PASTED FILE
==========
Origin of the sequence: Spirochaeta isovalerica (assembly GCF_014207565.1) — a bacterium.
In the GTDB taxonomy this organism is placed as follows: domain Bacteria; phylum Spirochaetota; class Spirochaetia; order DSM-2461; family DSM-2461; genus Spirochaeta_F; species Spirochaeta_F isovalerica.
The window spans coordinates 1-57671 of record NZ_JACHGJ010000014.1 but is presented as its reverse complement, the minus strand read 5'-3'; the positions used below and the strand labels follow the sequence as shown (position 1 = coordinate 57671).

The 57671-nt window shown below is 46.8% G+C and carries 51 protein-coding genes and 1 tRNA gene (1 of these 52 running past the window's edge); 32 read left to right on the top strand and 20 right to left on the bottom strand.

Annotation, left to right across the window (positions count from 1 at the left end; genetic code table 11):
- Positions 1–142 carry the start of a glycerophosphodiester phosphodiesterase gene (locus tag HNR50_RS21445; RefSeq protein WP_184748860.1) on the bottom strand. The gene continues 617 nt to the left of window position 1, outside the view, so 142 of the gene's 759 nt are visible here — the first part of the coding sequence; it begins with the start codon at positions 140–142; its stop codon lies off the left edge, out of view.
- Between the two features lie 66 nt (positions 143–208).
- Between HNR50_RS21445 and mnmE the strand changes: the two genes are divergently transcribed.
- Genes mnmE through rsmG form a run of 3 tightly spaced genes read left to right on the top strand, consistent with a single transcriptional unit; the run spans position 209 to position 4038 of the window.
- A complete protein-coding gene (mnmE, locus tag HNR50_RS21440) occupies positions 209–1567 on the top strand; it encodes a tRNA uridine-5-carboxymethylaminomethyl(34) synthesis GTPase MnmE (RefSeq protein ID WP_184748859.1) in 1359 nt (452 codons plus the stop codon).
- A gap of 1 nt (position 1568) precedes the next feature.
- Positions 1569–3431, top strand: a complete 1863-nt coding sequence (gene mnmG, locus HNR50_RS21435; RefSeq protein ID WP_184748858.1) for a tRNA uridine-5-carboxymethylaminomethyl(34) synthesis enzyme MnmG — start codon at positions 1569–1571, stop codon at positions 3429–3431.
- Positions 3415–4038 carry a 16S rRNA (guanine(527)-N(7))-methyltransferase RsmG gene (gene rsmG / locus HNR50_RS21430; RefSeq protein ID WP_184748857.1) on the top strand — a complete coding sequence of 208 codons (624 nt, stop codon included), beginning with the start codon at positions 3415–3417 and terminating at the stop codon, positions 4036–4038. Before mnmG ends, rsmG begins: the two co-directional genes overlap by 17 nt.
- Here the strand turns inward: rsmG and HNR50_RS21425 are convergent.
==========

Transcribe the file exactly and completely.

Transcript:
Origin of the sequence: Spirochaeta isovalerica (assembly GCF_014207565.1) — a bacterium.
In the GTDB taxonomy this organism is placed as follows: domain Bacteria; phylum Spirochaetota; class Spirochaetia; order DSM-2461; family DSM-2461; genus Spirochaeta_F; species Spirochaeta_F isovalerica.
The window spans coordinates 1-57671 of record NZ_JACHGJ010000014.1 but is presented as its reverse complement, the minus strand read 5'-3'; the positions used below and the strand labels follow the sequence as shown (position 1 = coordinate 57671).

The 57671-nt window shown below is 46.8% G+C and carries 51 protein-coding genes and 1 tRNA gene (1 of these 52 running past the window's edge); 32 read left to right on the top strand and 20 right to left on the bottom strand.

Annotation, left to right across the window (positions count from 1 at the left end; genetic code table 11):
- Positions 1–142 carry the start of a glycerophosphodiester phosphodiesterase gene (locus tag HNR50_RS21445; RefSeq protein WP_184748860.1) on the bottom strand. The gene continues 617 nt to the left of window position 1, outside the view, so 142 of the gene's 759 nt are visible here — the first part of the coding sequence; it begins with the start codon at positions 140–142; its stop codon lies off the left edge, out of view.
- Between the two features lie 66 nt (positions 143–208).
- Between HNR50_RS21445 and mnmE the strand changes: the two genes are divergently transcribed.
- Genes mnmE through rsmG form a run of 3 tightly spaced genes read left to right on the top strand, consistent with a single transcriptional unit; the run spans position 209 to position 4038 of the window.
- A complete protein-coding gene (mnmE, locus tag HNR50_RS21440) occupies positions 209–1567 on the top strand; it encodes a tRNA uridine-5-carboxymethylaminomethyl(34) synthesis GTPase MnmE (RefSeq protein ID WP_184748859.1) in 1359 nt (452 codons plus the stop codon).
- A gap of 1 nt (position 1568) precedes the next feature.
- Positions 1569–3431, top strand: a complete 1863-nt coding sequence (gene mnmG, locus HNR50_RS21435; RefSeq protein ID WP_184748858.1) for a tRNA uridine-5-carboxymethylaminomethyl(34) synthesis enzyme MnmG — start codon at positions 1569–1571, stop codon at positions 3429–3431.
- Positions 3415–4038 carry a 16S rRNA (guanine(527)-N(7))-methyltransferase RsmG gene (gene rsmG / locus HNR50_RS21430; RefSeq protein ID WP_184748857.1) on the top strand — a complete coding sequence of 208 codons (624 nt, stop codon included), beginning with the start codon at positions 3415–3417 and terminating at the stop codon, positions 4036–4038. Before mnmG ends, rsmG begins: the two co-directional genes overlap by 17 nt.
- Here the strand turns inward: rsmG and HNR50_RS21425 are convergent.